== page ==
Lisa Frederiksen

Latest posts by Lisa Frederiksen (see all)

6 Responses to Addiction Recovery Therapy Options

  1. Lisa Knudson says:

    I agree wholeheartedly with your article Lisa! There is no “one size fits all” approach to recovery. Experimenting on what works for each individual is important; taking into account the individual’s experience, personality and trauma history. I very much agree that the key component is feeling safe in whatever medium is chosen.

  2. John McCready, M-RAS, CSC says:

    Hi Lisa,

    Your article neglects to mention TWO VERY IMPORTANT THINGS: 1.) What is the “21st Century” DEFINITION of this thing called a “disease” (something that is commonly taught in medical schools in THIS current century!), and 2.) HOW this process called “addiction” meets that “disease” criteria! I have been in the AOD field for 11 years now, and have yet to have these two questions adequately answered. Too many “experts” keeps repeating “addiction is a disease” the way the Nazis kept repeating, “The Jews are bad!” (It was known then and now as “THE BIG LIE”!). THE BIG LIE of addiction is this “disease” argument, with ZERO MEDICAL EVIDENCE BACKING IT UP! Stating something is a disease because it was postulated as such 75 years ago, in the first edition of “Alcoholics Anonymous” DOES NOT MAKE ADDICTION TO ANYTHING A DISEASE! I really wish there could be some convincing evidence on this. Sadly there is not.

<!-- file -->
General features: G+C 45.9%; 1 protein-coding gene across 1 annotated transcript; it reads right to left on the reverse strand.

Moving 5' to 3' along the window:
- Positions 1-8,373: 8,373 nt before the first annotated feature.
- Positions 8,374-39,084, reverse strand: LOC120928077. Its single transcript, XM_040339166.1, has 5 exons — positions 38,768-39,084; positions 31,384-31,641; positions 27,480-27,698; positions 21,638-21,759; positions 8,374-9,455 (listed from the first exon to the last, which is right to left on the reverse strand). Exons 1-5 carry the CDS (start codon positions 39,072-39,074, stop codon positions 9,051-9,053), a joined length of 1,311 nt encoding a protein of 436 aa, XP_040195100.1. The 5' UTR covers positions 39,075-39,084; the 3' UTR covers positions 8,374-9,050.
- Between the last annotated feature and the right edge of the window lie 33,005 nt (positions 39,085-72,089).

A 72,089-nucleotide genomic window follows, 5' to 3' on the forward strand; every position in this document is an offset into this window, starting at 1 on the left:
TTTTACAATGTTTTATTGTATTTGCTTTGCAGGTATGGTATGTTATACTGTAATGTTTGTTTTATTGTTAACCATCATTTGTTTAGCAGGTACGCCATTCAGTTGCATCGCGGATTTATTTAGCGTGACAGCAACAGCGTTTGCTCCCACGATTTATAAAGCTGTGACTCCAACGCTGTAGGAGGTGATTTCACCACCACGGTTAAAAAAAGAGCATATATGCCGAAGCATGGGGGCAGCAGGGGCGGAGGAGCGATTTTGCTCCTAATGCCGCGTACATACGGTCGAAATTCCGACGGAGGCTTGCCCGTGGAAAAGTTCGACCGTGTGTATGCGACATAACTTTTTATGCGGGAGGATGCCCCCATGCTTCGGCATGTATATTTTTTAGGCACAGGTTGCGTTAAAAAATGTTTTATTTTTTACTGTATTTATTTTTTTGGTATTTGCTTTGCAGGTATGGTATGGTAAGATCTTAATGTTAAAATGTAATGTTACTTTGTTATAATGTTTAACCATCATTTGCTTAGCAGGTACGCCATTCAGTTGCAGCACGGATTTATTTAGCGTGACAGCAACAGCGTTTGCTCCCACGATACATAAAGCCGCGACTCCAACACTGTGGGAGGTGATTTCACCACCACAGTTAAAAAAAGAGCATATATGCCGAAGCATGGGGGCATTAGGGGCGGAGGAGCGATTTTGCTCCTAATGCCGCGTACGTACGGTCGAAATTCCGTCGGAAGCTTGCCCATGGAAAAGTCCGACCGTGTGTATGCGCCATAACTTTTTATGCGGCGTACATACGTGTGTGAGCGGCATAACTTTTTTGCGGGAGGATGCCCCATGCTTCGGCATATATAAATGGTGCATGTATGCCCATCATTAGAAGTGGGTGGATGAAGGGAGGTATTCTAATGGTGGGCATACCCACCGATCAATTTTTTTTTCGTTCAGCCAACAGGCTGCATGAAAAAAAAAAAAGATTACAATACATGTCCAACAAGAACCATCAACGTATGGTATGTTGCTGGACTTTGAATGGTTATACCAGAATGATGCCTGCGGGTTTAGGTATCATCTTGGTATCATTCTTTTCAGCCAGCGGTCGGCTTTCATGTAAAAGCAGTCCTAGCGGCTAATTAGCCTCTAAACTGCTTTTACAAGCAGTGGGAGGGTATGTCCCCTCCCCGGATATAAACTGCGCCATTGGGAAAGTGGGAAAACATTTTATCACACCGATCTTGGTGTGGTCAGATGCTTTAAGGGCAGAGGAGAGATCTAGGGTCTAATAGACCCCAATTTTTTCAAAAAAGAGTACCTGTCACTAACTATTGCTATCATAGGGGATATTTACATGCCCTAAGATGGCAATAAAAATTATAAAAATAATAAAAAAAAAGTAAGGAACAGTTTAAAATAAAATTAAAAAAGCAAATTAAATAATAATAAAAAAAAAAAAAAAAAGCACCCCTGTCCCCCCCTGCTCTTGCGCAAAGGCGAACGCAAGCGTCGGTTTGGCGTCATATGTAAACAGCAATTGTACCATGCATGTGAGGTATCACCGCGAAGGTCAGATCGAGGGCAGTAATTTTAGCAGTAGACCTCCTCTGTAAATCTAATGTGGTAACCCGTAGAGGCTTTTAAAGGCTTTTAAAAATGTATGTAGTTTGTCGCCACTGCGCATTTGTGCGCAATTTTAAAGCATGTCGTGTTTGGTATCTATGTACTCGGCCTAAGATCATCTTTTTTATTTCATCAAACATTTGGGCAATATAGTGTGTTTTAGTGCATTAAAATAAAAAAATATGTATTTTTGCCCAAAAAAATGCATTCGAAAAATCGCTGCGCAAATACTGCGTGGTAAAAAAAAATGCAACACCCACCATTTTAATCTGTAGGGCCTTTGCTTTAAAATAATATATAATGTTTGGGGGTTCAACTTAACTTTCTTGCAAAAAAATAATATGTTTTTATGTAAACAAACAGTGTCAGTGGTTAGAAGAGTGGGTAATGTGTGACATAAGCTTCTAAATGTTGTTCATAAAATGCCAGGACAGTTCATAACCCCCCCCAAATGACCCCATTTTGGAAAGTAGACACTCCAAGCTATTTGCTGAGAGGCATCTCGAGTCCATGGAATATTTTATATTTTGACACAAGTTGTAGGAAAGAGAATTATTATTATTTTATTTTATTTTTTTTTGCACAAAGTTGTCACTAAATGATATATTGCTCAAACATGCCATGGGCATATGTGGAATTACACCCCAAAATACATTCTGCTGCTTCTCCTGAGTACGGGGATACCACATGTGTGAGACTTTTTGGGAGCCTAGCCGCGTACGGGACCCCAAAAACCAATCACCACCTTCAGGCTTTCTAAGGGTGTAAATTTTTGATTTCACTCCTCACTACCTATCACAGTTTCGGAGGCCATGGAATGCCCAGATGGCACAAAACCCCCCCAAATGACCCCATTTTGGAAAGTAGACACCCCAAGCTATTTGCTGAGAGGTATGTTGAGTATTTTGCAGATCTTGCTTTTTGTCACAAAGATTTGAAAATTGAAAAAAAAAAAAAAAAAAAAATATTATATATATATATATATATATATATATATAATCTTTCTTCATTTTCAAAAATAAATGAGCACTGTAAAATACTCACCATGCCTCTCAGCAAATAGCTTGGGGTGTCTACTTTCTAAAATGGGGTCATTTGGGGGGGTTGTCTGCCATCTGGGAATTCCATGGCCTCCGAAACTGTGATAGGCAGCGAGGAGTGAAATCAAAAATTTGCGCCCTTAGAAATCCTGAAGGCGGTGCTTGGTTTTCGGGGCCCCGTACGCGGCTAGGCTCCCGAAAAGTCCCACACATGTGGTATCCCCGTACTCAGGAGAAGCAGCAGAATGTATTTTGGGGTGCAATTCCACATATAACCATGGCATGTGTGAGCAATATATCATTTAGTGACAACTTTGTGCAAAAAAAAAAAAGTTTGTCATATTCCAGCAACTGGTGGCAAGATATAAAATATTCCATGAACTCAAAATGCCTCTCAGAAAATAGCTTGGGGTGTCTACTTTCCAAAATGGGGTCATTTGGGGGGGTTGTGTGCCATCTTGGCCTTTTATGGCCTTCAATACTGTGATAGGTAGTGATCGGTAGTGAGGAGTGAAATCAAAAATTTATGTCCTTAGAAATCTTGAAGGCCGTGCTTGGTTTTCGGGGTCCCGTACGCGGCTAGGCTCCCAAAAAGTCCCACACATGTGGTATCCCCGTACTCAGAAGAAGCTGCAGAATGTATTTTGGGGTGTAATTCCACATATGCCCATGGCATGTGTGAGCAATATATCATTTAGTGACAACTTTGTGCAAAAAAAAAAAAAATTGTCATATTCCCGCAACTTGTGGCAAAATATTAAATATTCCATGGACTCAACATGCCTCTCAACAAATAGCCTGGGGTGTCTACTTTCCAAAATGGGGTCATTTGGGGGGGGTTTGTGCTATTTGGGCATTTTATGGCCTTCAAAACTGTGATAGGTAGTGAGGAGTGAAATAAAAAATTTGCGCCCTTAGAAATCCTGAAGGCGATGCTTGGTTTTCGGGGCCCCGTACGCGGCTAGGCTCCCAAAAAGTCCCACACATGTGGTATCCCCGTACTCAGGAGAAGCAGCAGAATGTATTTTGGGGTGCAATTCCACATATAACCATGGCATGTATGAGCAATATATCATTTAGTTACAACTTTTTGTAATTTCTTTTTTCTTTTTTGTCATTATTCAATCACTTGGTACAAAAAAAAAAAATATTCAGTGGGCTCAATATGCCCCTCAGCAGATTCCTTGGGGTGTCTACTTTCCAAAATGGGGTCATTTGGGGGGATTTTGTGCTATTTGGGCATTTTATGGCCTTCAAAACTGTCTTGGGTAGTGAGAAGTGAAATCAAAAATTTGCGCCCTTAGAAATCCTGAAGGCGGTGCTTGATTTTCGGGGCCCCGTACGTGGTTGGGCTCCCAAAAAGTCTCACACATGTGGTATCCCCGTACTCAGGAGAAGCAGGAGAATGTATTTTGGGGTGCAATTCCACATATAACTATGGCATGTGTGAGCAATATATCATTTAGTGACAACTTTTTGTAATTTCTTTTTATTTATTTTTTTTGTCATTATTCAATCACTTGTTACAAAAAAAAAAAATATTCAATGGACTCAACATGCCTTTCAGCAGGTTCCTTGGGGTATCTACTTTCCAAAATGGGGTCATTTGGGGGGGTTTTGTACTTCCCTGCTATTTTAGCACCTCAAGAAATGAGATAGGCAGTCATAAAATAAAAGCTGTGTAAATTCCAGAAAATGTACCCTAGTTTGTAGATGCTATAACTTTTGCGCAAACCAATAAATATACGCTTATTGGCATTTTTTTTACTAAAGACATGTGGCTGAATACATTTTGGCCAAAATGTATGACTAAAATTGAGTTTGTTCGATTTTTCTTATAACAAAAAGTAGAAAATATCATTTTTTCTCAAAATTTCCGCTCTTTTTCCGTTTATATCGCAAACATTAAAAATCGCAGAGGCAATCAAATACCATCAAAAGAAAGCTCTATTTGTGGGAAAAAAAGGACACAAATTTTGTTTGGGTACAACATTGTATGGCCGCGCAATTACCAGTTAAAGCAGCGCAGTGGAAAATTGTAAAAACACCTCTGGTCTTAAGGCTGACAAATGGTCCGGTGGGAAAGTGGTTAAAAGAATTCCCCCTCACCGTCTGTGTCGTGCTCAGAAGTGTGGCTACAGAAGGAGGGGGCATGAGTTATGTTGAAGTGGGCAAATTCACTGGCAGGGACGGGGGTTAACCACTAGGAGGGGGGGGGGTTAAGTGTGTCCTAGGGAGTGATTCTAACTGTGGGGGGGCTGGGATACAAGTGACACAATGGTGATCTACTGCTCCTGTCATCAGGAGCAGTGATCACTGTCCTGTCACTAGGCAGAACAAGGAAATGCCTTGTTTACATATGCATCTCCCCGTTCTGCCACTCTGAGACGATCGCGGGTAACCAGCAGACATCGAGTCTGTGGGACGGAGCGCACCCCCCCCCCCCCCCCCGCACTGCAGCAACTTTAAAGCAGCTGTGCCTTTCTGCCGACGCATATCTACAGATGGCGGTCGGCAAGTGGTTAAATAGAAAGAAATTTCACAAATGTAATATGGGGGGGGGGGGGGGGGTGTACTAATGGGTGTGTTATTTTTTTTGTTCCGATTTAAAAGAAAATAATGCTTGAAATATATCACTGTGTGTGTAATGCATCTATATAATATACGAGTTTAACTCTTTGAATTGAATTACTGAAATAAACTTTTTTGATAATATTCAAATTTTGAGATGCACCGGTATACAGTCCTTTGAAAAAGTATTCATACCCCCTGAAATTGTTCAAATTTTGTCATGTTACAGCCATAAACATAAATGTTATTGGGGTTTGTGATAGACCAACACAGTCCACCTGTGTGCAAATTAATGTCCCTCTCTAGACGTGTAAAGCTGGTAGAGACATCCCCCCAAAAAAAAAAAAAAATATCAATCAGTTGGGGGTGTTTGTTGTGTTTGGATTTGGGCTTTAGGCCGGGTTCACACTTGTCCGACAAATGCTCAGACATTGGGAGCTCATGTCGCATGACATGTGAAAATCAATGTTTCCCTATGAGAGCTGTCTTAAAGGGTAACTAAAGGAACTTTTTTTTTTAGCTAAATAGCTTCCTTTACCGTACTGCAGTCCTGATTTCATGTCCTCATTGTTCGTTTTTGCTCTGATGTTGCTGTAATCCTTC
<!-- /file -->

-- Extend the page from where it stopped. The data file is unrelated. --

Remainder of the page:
P.S. The “Addiction” series of HBO comes short on this as well! Dr. Nora Valkow (not even an AMERICAN LICENSED PHYSICIAN!) postulates the “disease theory” with NO EVIDENCE TO BACK IT UP! Please quit playing this MYTH FORWARD!

Leave a reply